By SiliconIndia | Tuesday, 16 July 2013, 13:00 IST
Bangalore: In one of the most populous states of India, West Bengal, women and children continues to be the most targeted ones by traffickers. The most recent report by United Nations Office on Drug and Crime (UNODC) entitled 'Anti Human Trafficking, 2013' disclosed that in West Bengal more than 19,000 women and children were reported to be missing out of which only 6000 could be traced. The state is considered as one of the most vulnerable place for trafficking as it serves not only as a central location for intra and interstate trafficking but to international trafficking also, reports Krishnendu Bandyopadhyay and Rohit Khanna for TOI.
The problem of missing children and women are increasing tremendously, reveals the files and reports by government and other various organizations of the state. Many families of such victims are still hoping that their near and dear ones would come back fine, though the whereabouts and the conditions of the victims still remain unknown.
The rise in trafficking case is mainly due to the outstanding accessibility of railways, roadways, airways and waterways that offer easy transit points and also the international borders shared by the state.
The family of a sixteen year old girl from Madhyamgram spent many sleepless nights as their girl failed to get in touch with the family for more than six months after a neighbour took her along with him promising her of getting a teaching job at doctor’s residence in Burdwan. Instead she was forced to land up in prostitution trade. It was fortunate that the girl was saved by her brother with a team of police after she contacted him.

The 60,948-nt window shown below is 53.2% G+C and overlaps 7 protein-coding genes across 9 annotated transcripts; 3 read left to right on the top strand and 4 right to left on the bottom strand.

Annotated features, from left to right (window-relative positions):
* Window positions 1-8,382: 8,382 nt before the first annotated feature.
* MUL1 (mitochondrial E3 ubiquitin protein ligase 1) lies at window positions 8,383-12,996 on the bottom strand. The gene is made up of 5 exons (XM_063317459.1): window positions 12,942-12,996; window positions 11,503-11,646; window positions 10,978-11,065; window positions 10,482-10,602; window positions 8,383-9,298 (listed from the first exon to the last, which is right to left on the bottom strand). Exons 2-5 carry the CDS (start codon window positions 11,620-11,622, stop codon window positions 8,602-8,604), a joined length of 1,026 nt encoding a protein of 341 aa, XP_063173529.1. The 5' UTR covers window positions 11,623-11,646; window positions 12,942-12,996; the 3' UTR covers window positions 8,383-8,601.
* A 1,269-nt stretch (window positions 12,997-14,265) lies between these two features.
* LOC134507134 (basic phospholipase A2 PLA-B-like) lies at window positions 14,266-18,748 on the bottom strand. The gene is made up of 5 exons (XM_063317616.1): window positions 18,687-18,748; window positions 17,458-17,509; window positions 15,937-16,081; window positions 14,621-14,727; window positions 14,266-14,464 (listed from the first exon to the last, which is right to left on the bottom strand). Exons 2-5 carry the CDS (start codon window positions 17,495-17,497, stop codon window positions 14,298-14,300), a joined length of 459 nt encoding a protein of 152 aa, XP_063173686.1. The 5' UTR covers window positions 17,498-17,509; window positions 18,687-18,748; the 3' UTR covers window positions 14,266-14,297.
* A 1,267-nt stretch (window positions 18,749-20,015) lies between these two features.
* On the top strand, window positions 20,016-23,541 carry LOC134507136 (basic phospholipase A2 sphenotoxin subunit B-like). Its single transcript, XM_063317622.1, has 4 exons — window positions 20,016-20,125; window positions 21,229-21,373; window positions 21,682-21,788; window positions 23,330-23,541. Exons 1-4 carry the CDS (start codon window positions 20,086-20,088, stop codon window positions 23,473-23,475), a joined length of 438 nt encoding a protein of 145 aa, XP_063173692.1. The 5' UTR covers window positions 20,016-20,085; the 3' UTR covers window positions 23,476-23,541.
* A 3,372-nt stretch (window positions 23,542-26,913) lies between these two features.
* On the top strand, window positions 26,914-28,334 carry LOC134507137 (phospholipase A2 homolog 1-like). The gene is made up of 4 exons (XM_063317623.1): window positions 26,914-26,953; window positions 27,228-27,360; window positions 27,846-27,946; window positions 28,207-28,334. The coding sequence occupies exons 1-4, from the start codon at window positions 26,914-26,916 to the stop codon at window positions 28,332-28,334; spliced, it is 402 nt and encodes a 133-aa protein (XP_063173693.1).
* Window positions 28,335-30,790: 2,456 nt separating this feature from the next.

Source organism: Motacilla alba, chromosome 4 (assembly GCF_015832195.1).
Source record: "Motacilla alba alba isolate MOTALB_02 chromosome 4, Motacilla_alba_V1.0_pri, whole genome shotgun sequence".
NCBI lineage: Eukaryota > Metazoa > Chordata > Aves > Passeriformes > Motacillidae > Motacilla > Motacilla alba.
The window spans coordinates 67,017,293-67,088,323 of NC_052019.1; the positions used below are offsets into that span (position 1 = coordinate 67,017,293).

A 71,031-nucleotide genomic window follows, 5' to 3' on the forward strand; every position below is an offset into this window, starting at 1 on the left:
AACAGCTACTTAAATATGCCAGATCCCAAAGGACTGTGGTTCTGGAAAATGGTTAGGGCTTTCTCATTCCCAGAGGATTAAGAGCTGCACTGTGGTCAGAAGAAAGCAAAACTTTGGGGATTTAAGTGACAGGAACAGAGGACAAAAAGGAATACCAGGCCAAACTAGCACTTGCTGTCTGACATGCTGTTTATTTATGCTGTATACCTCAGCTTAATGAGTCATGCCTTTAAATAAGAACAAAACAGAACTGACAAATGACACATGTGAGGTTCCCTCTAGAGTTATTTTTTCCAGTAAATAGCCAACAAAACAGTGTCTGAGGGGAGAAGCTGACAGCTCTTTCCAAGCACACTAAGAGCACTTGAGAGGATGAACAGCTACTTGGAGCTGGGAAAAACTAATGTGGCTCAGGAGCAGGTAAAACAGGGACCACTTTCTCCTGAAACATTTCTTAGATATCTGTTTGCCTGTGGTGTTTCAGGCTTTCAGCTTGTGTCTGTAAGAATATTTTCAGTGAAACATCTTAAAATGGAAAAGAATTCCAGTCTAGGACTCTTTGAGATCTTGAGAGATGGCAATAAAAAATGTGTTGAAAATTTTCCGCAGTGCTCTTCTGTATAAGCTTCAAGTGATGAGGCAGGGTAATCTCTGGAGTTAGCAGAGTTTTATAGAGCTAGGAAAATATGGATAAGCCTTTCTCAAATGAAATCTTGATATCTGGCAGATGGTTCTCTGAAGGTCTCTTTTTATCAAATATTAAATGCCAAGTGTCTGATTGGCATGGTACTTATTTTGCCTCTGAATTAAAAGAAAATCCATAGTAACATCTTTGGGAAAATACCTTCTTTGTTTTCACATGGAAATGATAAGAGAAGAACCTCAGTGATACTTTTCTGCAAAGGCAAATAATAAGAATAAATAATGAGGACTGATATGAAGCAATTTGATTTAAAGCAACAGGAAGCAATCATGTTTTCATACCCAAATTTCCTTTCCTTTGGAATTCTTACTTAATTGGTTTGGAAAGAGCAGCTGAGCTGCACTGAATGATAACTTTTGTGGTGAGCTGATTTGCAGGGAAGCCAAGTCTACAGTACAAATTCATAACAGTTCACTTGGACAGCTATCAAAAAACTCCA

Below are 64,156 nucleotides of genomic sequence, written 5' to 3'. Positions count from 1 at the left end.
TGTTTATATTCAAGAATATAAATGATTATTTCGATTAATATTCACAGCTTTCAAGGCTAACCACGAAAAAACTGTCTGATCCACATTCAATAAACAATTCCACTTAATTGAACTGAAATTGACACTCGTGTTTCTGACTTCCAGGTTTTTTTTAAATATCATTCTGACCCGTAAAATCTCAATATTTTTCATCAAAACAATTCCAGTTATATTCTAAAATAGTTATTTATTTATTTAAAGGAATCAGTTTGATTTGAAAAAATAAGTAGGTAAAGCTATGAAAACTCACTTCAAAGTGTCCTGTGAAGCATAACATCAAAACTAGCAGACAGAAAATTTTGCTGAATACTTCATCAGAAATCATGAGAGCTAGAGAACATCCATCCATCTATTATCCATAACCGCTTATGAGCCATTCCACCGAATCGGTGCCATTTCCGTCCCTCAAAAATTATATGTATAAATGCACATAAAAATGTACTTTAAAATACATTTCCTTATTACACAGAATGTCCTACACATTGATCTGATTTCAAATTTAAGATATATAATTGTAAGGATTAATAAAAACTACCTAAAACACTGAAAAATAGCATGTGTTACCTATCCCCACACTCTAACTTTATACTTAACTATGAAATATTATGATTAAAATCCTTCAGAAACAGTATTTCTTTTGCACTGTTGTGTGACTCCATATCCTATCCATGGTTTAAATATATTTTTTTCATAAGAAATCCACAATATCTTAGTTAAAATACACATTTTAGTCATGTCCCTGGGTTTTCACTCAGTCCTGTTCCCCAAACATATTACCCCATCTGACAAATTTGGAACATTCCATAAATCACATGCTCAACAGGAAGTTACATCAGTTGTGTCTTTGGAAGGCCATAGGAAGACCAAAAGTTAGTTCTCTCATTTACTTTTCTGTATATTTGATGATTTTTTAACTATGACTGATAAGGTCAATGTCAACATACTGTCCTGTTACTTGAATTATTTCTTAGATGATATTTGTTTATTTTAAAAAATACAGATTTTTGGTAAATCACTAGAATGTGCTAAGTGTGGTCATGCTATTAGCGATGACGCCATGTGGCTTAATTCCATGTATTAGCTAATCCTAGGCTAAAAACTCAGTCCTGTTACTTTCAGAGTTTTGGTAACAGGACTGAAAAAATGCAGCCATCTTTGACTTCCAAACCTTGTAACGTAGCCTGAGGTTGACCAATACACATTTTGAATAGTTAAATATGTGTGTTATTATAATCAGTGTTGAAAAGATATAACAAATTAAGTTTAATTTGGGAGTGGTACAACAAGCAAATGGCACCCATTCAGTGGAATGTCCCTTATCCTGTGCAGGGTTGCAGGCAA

Over the last decade, there is a massive increase in the number of missing reports of minor children as well as women, as mentioned in the statement jointly given by the CID of West Bengal Police and the Union home ministry. The total number of missing children in West Bengal was 368 in 2001 whereas in 2010 the figure touched 8,599 and in 2001 the number of missing women was 196 whereas in 2010 it was 6,514.
The state has also emerged as a hub for agents and traffickers for transferring women and children to Middle East countries for various purposes of slavery and prostitution in the name of domestic workers or stage performers. This is because West Bengal shares an international border of 2216.7 kms with Bangladesh, 92 kms with Nepal and 175 kms with Bhutan. Senior IPS officer closely associated with an anti-trafficking drive in the state said, "The prevalence is highest in three districts in Bengal, including Murshidabad, North and South 24-Parganas. It mostly poverty-driven and can only be stopped with a large-scale livelihood programmes," reported TOI.
"Natural disasters leading to poverty and a general condition of hunger are two major reasons. Lack of awareness and declining value system are other factors," said Manabendra Mandal, director of Socio-Legal Aid Research and Training Center. "The figures quoted by UNODC seem lower than the actual as they are based on police records. But in several cases these are not reported," Mandal said.
The report also revealed that Delhi, Mumbai and Pune followed by Haryana, Uttar Pradesh, Rajasthan and Punjab are the regions where children and women mostly from West Bengal are trafficked. Ahmedabad, Bangalore and Haridwar are the budding cities for such human trades. North East, North Bengal, Kerala and Maharashtra are some of the places in India where there are huge numbers of active illegal recruitment agencies.
Despite the fact that the Government of West Bengal have taken several initiatives to fight against human trafficking by introducing several awareness programmes, this state still serves as an unsafe place for women and children as they are often the targeted ones for flesh trades.